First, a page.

10/12/2010 05:24 pm ET Updated May 25, 2011

All Else Failing, Try Liberalism

If the polls speak truth, the Democratic Party, my party, is facing a shattering defeat on November 2. Moreover, it will be a defeat rendered all the more bitter by the nature of too many of the Republicans likely to be elected to Congress this year. Nothing good can come from a national legislature dominated by people who believe that the earth is six thousand years old, who consider the melting of the Arctic ice cap to be insignificant and who oppose all developments in constitutional law since 1910. Is there anything that can still be done to avert this? Here are some suggestions which I offer in the hope that they might be helpful to embattled Democrats seeking to hold marginal seats.

Democratic candidates understand their political problem, perhaps too well. It is that the Democratic Party, since November 2008, has lost the suburban and exurban independent voters who gave Barack Obama his victory in 2008. In Ohio, for example, these are the voters who voted for George W. Bush, George Voinovich, and GOP congressional candidates in 2004, but swung for victorious Democratic gubernatorial and Senate candidates Ted Strickland and Sherrod Brown in 2006 and then voted for Obama and Democratic House candidates in 2008. This year they are supporting Republican Rob Portman for the Senate against Democrat Lee Fisher and Republican challengers to many endangered Democratic House incumbents, such as Steve Driehaus and Mary Jo Kilroy. It is a story replicated, with state and regional variations, nationwide.

The Democratic counterattack seeks to win back those voters, and its themes are presumed to appeal to them. The other day, I opened one of the dozens of fundraising e-mails I receive every day from Democratic candidates and party committees. It was from Donna Brazile, on behalf of the Democratic Senate Campaign Committee. It began:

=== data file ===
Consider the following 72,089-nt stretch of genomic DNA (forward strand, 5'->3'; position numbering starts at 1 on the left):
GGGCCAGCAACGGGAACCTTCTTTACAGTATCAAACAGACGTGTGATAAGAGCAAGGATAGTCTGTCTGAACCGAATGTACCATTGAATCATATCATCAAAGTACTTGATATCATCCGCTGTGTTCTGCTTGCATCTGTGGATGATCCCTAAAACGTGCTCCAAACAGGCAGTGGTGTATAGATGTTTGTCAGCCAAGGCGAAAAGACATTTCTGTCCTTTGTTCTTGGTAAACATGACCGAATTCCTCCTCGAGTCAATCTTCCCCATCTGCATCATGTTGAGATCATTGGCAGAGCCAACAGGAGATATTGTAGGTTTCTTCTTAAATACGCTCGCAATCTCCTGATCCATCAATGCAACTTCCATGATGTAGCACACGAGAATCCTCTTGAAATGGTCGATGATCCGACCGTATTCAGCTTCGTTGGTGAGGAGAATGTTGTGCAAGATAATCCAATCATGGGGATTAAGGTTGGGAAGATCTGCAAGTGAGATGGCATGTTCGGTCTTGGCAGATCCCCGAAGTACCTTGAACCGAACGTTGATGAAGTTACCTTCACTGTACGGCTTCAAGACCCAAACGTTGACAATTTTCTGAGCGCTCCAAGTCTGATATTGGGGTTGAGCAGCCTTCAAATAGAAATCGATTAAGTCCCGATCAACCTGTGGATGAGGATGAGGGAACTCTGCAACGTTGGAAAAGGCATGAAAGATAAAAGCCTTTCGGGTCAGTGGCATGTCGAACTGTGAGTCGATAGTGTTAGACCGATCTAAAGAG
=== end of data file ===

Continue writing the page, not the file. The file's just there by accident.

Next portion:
"Dear Peter,

If these Tea Partiers win, they'll come to Washington with their agenda: Stop President Obama and stick it to the middle class."

This encapsulates the Democratic argument, which is that the Republicans don't care about the "middle class," roughly defined as everyone whose taxes would not increase in January if the President's tax proposal prevails. The Republicans favor their corporate and Wall Street allies, who caused the economic crisis of 2008 and still seek to profit at the expense of the beleaguered middle class. By contrast, the Democrats are the friends of the middle class, as evidenced by the stimulus bill, and the health care and financial reform bills. Democrats will stand by social security in its current form and support extension of unemployment compensation, while Republicans seek to undercut both. In recent days, the president and his allies have sought to amplify these charges by alluding to sinister "foreign corporate money" allegedly being spent by the Chamber of Commerce to support Republican candidates.

But whatever their substantive merits, the political difficulty for Democrats this year is that these arguments are simply not working to persuade the target voters. Why? I think there are several reasons, beyond the usual all purpose excuse of "The Economy." First, in the United States, at least for the last sixty years, right wing populism, as exemplified by such figures as George Wallace and Ross Perot, has usually had more electoral appeal at times of widespread disaffection with the parties than its left wing counterpart. This is something which the left is always disinclined to acknowledge. But at any rate, it is clearly the case in 2010. The Tea Party is a classic right wing populist movement, even if it undoubtedly gets money from rich right wingers.

However, the Koch brothers did not nominate Republican Senate candidates such as Rand Paul, Sharron Angle, Joe Miller, Ron Johnson, and Christine O'Donnell. It took the passionate commitment of the right wing grassroots to do that. Second, The Tea Party and the right generally are making two arguments regarding the future of the country which have connected with voters, and with which Democratic candidates have not engaged. The right says that the country is spending itself into insolvency, and that the federal budget should be cut, albeit in unspecified ways. The right has also successfully revived what could be characterized as the capitalist utopian argument, namely that lower taxes and diminished regulation will restore prosperity and otherwise re-create the country that middle class Americans, particularly white Americans, grew up in and loved.